In August, we reported that the four best career fields for veterans to get into once out of the military were: Healthcare, Government Service, Defense Contracting, and Information Technology. A recent report identified comparisons for veterans versus non-veterans. Key areas that affect post-military service employment and lifestyle are income and unemployment, and those vary depending on your location in the United States.

Knowing your best career choices after service is important, but income differences depending on location are also important considerations too and should factor into selecting your post-military career.

Average Incomes for Veterans

In general as far as income, veterans fair better than their non-veteran counterparts: $65,696 versus $54,137, respectively. Comparing five 10-year age groups, starting with the 20s and ending with the 60+ group that factored into this area, the greatest income spread between the veteran/non-veteran groups is around $13,000 in the age 50 group. The least difference occurred in the age 20 and 60+ groups, where the spread between veterans and non-veterans is around $4,000.

Average Income by State

Where you live makes a difference too in the money you can make. Of the 50 states, the only one having wages for veterans are lower than for non-veterans is Kentucky – 3.9% less. At the other end of the scale, in Michigan for example, veterans earn on average 64.9% more than their non-veteran counterparts.

Four other top-paying states for veterans include:

  1. Washington, D.C.
  2. Connecticut
  3. New Jersey
  4. Massachusetts

The five states with the lowest pay for veterans are:

  1. Arkansas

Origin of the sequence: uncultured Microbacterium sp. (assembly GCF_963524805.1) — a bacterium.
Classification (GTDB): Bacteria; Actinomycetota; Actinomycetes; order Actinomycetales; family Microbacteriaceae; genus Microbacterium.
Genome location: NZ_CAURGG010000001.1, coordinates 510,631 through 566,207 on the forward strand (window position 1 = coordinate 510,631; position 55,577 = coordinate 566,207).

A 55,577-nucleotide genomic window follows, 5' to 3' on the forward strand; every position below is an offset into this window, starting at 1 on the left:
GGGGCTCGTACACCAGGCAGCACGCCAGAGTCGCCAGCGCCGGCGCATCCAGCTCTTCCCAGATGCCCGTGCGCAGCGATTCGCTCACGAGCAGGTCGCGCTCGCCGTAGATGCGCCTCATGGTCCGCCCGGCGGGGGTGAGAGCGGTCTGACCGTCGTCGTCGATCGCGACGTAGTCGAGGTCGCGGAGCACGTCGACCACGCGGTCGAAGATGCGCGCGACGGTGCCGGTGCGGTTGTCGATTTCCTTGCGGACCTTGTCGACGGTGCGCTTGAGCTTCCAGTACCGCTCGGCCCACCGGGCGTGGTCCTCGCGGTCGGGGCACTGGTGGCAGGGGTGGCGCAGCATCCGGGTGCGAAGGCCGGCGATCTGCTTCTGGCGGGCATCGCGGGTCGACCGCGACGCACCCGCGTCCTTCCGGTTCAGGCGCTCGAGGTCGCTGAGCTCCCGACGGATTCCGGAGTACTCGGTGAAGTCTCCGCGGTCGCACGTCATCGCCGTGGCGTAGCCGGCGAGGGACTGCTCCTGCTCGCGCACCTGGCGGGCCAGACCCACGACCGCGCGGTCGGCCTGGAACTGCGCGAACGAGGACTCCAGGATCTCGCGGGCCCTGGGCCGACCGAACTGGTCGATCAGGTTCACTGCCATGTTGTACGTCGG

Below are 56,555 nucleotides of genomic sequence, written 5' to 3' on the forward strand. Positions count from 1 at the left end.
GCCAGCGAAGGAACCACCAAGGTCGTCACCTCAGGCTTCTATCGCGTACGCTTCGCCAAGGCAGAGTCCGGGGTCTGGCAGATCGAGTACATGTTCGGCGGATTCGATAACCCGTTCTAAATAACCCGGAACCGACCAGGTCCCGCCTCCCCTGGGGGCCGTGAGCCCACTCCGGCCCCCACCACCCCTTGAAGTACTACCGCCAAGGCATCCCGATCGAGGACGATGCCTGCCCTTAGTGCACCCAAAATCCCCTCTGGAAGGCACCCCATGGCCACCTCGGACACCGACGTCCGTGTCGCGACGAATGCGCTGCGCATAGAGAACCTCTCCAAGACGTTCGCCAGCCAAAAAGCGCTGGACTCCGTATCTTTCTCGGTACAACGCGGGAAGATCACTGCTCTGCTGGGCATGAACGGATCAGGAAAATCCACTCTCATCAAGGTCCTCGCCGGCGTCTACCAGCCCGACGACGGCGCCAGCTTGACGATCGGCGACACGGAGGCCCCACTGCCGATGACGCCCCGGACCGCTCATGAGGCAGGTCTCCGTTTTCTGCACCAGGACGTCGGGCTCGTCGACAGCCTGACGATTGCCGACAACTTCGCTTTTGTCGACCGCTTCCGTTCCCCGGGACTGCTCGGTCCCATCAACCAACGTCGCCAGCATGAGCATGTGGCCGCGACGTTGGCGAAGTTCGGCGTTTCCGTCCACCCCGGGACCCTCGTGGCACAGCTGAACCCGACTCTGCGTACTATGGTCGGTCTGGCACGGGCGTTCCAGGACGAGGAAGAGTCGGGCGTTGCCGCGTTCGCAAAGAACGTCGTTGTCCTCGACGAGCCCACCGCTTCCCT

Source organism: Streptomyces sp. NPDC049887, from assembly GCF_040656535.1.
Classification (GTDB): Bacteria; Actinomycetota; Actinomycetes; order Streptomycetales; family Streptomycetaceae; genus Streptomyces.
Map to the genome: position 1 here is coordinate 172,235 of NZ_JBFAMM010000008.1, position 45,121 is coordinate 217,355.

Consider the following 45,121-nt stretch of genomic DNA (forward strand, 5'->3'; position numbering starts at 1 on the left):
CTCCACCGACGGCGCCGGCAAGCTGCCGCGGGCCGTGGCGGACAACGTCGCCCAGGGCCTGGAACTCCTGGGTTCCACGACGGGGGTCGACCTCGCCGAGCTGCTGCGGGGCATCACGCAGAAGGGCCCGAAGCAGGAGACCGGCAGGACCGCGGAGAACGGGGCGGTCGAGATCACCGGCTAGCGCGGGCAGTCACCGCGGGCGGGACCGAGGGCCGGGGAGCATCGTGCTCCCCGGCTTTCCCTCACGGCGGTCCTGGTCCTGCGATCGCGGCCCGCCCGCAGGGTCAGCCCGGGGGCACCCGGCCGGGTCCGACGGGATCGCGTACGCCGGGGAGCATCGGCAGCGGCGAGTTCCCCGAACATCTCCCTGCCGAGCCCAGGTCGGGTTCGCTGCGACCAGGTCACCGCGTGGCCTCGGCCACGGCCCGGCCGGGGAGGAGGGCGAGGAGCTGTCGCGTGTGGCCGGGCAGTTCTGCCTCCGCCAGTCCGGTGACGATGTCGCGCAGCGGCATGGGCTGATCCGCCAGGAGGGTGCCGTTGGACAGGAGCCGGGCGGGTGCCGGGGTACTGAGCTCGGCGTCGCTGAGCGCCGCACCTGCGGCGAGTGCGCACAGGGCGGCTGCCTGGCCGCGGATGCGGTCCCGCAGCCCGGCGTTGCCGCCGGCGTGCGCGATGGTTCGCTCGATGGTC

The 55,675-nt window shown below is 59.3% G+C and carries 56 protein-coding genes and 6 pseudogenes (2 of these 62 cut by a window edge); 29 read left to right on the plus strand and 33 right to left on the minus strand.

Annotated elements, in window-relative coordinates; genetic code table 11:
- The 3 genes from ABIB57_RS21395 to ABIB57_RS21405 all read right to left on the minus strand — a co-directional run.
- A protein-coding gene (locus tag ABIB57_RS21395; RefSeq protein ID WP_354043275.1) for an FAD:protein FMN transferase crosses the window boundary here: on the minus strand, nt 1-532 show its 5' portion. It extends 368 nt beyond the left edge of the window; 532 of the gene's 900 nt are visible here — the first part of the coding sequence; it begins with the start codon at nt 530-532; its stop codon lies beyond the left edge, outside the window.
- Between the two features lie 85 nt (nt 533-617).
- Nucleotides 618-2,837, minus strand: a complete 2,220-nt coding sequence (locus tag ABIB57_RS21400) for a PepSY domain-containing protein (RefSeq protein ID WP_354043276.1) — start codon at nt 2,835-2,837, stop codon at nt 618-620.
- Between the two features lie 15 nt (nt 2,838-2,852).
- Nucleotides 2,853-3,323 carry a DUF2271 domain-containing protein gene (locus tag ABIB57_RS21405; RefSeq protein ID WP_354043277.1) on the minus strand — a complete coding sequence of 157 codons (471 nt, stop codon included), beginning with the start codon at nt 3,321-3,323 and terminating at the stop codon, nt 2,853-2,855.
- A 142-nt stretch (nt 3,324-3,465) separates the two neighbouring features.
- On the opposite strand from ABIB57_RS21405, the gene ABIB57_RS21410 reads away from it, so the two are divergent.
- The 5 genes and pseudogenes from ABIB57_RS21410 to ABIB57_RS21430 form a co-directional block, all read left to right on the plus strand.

2. West Virginia
  3. Wyoming
  4. Vermont
  5. South Carolina

Veteran Unemployment Rates

The pandemic of course has turned everything upside down in regard to employment/unemployment. Once over, things should return to a more normal pre-pandemic state. Using pre-pandemic numbers, in 2019 the unemployment rate for veterans was lower than for non-veterans in every state, with the exception of one – North Dakota. States with the lowest unemployment rate were:

  1. New Mexico
  2. Delaware
  3. Oklahoma
  4. Florida
  5. Louisiana

In comparison, these five states had the highest unemployment rate:

  1. Alaska
  2. Oregon
  3. Washington, D.C.
  4. Michigan
  5. Illinois

Gender Pay Gap

Unfortunately, there are still a significant pay differences based on gender for both veterans and non-veterans. In general, veteran females earn $16,000 less than their male counterparts compared with $18,000 less for non-veteran females.

Some of the states having the highest pay for veteran females include:

  1. Alaska
  2. Maryland
  3. Massachusetts
  4. Georgia
  5. Virginia

States with the lowest female pay are:

  1. Arizona
  2. West Virginia
  3. Arkansas
  4. Alabama
  5. South Carolina

Veteran Pay and Making a Career Choice

Overall, both veteran and non-veteran pay has been trending upward. But, the gap is widening with veteran pay outpacing the non-veterans. For example in 2000, veteran and non-veteran pay averaged $39,026 and $29,063, respectively for a difference of $9,963. By comparison, in 2019, the pay averages were $65,536 for veterans and $52,851 for non-veterans – a difference of $12,685.

When considering a post-military career choice, be sure to factor in how your location impacts your overall quality of life, and be sure you are not undervaluing yourself – a common problem for veterans entering into the civilian marketplace.


Related News

Kness retired in November 2007 as a Senior Noncommissioned Officer after serving 36 years of service with the Minnesota Army National Guard of which 32 of those years were in a full-time status along with being a traditional guardsman. Kness takes pride in being able to still help veterans, military members, and families as they struggle through veteran and dependent education issues.